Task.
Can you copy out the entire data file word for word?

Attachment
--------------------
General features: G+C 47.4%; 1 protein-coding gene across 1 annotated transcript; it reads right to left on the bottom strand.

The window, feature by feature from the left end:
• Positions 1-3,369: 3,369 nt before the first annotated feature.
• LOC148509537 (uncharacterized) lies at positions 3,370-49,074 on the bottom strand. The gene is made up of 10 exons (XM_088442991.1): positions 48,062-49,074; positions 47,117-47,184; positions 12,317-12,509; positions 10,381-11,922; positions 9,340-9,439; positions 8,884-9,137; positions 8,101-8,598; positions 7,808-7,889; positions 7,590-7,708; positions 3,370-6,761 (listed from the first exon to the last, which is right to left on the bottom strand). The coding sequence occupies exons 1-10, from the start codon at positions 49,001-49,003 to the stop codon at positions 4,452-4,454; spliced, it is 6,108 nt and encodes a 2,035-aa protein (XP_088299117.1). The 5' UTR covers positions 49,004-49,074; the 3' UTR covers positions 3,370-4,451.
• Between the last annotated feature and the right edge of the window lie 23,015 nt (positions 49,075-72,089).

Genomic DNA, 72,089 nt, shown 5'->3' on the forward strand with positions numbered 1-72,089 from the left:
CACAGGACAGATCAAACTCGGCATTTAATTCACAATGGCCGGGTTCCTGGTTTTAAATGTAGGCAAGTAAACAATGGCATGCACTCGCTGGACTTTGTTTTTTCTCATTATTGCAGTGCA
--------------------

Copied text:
General features: G+C 47.4%; 1 protein-coding gene across 1 annotated transcript; it reads right to left on the bottom strand.

The window, feature by feature from the left end:
• Positions 1-3,369: 3,369 nt before the first annotated feature.
• LOC148509537 (uncharacterized) lies at positions 3,370-49,074 on the bottom strand. The gene is made up of 10 exons (XM_088442991.1): positions 48,062-49,074; positions 47,117-47,184; positions 12,317-12,509; positions 10,381-11,922; positions 9,340-9,439; positions 8,884-9,137; positions 8,101-8,598; positions 7,808-7,889; positions 7,590-7,708; positions 3,370-6,761 (listed from the first exon to the last, which is right to left on the bottom strand). The coding sequence occupies exons 1-10, from the start codon at positions 49,001-49,003 to the stop codon at positions 4,452-4,454; spliced, it is 6,108 nt and encodes a 2,035-aa protein (XP_088299117.1). The 5' UTR covers positions 49,004-49,074; the 3' UTR covers positions 3,370-4,451.
• Between the last annotated feature and the right edge of the window lie 23,015 nt (positions 49,075-72,089).

Genomic DNA, 72,089 nt, shown 5'->3' on the forward strand with positions numbered 1-72,089 from the left:
CACAGGACAGATCAAACTCGGCATTTAATTCACAATGGCCGGGTTCCTGGTTTTAAATGTAGGCAAGTAAACAATGGCATGCACTCGCTGGACTTTGTTTTTTCTCATTATTGCAGTGCA